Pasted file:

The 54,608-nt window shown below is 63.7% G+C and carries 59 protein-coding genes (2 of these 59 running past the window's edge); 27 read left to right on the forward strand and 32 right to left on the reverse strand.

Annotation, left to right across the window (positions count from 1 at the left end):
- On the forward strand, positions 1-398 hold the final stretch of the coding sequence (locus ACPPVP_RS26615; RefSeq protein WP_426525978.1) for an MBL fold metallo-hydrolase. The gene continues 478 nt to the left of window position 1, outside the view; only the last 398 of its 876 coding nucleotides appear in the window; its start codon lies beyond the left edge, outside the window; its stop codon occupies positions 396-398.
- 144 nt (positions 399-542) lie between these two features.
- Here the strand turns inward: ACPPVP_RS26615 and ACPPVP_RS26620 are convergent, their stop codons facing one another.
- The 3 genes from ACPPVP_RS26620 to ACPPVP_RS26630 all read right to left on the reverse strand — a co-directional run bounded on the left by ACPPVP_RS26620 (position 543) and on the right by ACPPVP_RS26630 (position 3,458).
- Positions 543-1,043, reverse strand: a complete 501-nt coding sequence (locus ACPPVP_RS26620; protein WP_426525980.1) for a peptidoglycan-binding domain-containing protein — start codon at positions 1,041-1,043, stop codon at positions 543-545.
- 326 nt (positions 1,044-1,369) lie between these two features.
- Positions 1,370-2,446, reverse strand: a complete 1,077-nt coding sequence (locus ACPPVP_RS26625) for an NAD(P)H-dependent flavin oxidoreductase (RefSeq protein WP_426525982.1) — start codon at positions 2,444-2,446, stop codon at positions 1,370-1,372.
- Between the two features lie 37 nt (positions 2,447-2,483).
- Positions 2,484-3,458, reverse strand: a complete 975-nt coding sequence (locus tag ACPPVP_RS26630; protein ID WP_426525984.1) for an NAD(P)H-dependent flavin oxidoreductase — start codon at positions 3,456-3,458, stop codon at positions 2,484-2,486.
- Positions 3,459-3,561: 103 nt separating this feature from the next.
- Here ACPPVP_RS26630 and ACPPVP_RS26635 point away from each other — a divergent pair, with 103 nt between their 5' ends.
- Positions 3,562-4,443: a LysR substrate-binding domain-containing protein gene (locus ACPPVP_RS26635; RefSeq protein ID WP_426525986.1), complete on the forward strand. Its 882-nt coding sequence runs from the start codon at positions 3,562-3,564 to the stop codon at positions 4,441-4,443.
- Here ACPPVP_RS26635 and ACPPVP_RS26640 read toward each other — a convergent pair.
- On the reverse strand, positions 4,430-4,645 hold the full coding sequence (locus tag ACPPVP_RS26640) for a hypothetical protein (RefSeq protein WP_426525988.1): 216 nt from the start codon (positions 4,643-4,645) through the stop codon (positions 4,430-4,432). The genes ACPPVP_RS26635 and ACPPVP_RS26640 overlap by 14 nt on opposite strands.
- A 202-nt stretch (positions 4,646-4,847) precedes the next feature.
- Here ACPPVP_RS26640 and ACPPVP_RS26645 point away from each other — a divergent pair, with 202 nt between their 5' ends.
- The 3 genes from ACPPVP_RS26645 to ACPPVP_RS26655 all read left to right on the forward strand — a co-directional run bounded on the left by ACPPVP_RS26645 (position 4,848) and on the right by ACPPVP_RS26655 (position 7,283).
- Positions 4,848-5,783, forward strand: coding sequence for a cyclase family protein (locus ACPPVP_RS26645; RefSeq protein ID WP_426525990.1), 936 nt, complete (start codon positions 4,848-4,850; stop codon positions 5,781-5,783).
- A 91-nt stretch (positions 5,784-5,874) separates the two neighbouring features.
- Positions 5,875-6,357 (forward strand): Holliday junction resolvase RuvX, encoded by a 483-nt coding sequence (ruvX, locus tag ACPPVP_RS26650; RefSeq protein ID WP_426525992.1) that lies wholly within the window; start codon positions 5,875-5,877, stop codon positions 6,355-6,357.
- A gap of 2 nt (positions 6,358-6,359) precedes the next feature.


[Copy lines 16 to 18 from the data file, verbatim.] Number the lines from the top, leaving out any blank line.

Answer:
- On the reverse strand, positions 4,430-4,645 hold the full coding sequence (locus tag ACPPVP_RS26640) for a hypothetical protein (RefSeq protein WP_426525988.1): 216 nt from the start codon (positions 4,643-4,645) through the stop codon (positions 4,430-4,432). The genes ACPPVP_RS26635 and ACPPVP_RS26640 overlap by 14 nt on opposite strands.
- A 202-nt stretch (positions 4,646-4,847) precedes the next feature.
- Here ACPPVP_RS26640 and ACPPVP_RS26645 point away from each other — a divergent pair, with 202 nt between their 5' ends.